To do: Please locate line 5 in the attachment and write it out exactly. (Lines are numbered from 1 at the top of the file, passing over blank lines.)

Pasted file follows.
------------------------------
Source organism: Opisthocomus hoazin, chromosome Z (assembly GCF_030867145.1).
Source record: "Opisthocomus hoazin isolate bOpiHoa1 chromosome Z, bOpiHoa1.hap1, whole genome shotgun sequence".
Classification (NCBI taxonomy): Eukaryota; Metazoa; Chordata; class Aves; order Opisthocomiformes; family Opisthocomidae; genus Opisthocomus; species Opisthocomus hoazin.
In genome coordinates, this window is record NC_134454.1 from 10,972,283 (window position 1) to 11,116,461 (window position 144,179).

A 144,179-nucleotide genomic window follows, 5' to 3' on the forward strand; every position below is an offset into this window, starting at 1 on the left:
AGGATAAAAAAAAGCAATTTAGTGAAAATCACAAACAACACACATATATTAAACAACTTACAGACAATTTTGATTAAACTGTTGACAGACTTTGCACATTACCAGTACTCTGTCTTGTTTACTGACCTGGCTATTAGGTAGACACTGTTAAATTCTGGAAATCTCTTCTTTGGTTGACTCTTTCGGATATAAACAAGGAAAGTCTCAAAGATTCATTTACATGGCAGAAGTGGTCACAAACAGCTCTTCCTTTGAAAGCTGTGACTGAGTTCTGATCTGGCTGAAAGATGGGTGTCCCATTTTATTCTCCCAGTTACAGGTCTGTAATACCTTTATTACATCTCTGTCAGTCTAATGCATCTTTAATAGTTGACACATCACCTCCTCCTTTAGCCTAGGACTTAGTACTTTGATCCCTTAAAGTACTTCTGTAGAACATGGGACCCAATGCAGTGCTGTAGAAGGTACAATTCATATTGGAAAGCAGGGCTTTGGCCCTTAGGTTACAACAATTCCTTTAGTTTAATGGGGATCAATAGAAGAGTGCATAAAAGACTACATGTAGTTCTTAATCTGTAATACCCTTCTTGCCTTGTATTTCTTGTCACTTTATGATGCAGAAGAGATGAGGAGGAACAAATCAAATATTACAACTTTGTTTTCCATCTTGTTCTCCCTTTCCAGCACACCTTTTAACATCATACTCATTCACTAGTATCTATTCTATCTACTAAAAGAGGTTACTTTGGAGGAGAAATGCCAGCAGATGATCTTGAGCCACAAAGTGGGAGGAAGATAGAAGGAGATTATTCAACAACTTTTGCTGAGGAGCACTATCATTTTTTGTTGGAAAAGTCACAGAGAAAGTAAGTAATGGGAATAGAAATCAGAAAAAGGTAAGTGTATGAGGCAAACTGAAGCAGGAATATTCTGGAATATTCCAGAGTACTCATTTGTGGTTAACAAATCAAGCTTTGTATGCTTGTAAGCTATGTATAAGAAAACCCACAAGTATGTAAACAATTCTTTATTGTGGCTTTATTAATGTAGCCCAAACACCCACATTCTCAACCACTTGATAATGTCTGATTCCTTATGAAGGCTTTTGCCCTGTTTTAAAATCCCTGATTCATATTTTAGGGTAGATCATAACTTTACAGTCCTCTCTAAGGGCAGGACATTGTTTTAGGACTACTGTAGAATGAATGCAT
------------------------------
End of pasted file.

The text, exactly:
A 144,179-nucleotide genomic window follows, 5' to 3' on the forward strand; every position below is an offset into this window, starting at 1 on the left: